Last week at school was our Sports Carnival. It is always a fantastic day for the children and for the staff. It is one of those days when the barriers between students and teachers dissolve, it becomes house team against house team and for a small moment in time we are our student’s peers. Our Academically weak shine on the sports field, and for that one day of the year they become ‘Top Of The Class’. It is also a day that proud mums and dads line the sidelines to catch a glimpse of their son or daughter, most taking time off from a busy day at work, to support their little person as they run what seems like the longest race in the world.
One older sibling had come to support his brother, after having left primary school several years ago he as enjoying his trip down memory lane. He approached us teachers in the tents for a chat and a catch up. One thing he said has remained in my thoughts every day since we spoke.
‘I remember my last sports day here, but the oval seemed so much bigger than it is today’. Of course in reality the oval had never changed, but the young boy who once ran here had turned into a man. His body had matured, his perceptions had changed and his ‘present’ had become reflective of his current circumstance, he was now an adult.
It got me to thinking about how as children we must experience growth and change in order for us to move forward as well adjusted adults and with this change, comes an acceptance of adult truth. Yeah sure it was warm there, it was safe there in our minds while looking at aspects of our life through a child- like lens, but this lens is not reality, it is not what is ‘real’. We protect our children from the evils around us by allowing them to use this ‘lens’, because without it, people are just a bunch of pretty shit adults who practice little of what they preach, and for at least 18 years we want to help shield them from the truth. The Tooth Fairy, Santa, fake phone calls to the police when you try and con your son into owning up to a petty theft, it is all part of this rite of passage.
I look back on my childhood and how lucky I was to have many heroes in my life. As a little girl I remember looking to these people as the light on my garden path, I looked to them for truths and in the most part modelled my own adolescent morality on what I was ‘taught’ was the right way to think and believe. At the time, through my ‘lens’ they were one hundred percent an authority on life and living. Sadly, as age and maturity would have it, with each birthday I clocked, a little more of the lens became cloudy. Each year a little more hurt, a little more let down, a little more tired of waiting, a little more ‘used’. The invisible cloaks that those close had held up to protect us slowly but steadily fell to the floor, what we thought were our foundations had become complete bullshit and replaced with not so nice things and not so nice people. There will always be those in our childhoods who claim high morality, who are quick to condemn those not living up to the high standard they are faking for themselves, but soon enough ‘reality’ has to step out of the shadows. Rooms become darker, days become longer, school ovals became smaller and heroes must fade away to nothing.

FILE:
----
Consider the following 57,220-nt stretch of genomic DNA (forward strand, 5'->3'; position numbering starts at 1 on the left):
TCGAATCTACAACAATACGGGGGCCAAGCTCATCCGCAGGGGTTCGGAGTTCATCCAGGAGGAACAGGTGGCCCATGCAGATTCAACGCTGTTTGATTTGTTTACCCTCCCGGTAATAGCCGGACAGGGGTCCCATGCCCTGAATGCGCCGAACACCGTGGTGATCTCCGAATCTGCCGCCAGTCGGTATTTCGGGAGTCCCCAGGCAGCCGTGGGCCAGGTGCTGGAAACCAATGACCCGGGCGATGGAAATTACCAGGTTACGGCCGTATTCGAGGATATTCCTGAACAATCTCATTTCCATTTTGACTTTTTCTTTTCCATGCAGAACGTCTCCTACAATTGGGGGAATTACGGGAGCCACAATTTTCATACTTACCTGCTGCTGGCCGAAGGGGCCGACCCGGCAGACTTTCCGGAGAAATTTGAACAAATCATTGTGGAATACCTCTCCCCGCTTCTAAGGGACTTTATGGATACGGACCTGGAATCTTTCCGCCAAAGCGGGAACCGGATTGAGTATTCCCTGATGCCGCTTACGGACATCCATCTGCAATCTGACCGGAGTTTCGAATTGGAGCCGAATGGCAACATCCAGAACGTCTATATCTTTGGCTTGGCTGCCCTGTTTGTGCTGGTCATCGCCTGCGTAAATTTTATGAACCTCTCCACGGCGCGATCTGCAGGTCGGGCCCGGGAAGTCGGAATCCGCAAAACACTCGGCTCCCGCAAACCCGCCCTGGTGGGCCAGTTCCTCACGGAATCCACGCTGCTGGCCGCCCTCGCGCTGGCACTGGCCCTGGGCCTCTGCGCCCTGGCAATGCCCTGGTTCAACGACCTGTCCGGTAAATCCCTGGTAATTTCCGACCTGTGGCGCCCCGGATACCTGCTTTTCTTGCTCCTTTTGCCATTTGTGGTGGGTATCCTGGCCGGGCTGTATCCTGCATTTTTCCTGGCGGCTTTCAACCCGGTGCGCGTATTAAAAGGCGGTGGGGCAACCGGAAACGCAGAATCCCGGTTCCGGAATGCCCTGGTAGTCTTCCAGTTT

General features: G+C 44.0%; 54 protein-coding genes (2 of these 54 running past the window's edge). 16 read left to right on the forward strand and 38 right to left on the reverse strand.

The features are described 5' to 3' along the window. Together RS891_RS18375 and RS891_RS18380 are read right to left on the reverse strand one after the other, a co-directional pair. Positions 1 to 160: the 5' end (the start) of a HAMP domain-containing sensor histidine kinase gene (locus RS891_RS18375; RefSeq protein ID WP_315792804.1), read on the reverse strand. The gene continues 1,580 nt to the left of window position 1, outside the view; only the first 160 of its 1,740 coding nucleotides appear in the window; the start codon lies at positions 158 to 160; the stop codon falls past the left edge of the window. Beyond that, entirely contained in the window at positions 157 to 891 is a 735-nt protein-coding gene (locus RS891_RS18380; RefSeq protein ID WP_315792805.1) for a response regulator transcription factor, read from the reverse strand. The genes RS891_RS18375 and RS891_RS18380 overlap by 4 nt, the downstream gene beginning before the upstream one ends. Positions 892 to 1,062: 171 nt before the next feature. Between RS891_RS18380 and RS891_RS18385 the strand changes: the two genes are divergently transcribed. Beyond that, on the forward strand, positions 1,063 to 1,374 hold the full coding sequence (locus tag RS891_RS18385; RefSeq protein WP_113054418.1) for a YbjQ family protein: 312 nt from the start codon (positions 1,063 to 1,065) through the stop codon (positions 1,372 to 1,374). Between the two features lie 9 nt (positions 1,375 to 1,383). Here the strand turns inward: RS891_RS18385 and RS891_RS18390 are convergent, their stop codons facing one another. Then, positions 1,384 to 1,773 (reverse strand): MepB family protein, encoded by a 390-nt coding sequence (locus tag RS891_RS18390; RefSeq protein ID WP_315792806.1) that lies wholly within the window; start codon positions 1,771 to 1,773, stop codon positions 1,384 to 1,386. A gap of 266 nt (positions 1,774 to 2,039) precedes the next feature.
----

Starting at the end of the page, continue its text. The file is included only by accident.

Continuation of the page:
There are of course those who for whatever reason choose to stay living as ‘children’ and ignore this passage of truth. Blaming others as a child would, feeling a sense of entitlement, manipulating loved ones around them as a child would, throwing their toys from the pram as a child does and making choices with no regard for consequences- as a child does. For these people you can only hope that in their lucid hours, they can still remember what is real, what is the truth, for it is only when we are truly alone that we are left with what is ‘truly’ right. You can lie to others, but you can never successfully lie to yourself. Maybe in those hours when the consequences of the ‘victim’ mentality’ are the loudest thoughts in their minds, they can see that it is actually an impossibility in life – that on every occasion it was always someone else’s fault, maybe just one or twice being ‘right’ should have come second….and yet because of all of this they choose not to see that they are still loved, because it easier this way.
If you are lucky, losing this childhood perception is hopefully your first real encounter with grief. Once you learn to accept that it isn’t really ‘anything you have really lost’ but more ‘what never really was’ you can move forward and try be the best adult and parent you can be.
To my dear boys, whilst I can never promise to keep you from the truth, I can always promise you this:
As a mum now I know that it should never be my child’s job to carry and protect me, but always my job to carry and protect my children. It doesn’t matter how old I get, or where life takes us……my love for you is paramount. There will never be anyone more important in a mother’s life than her own children, and nor should there be, for the intentions of those not in blood, can never be as pure. You will never have to wonder if I choose ‘you’, for the answer will always be…..yes.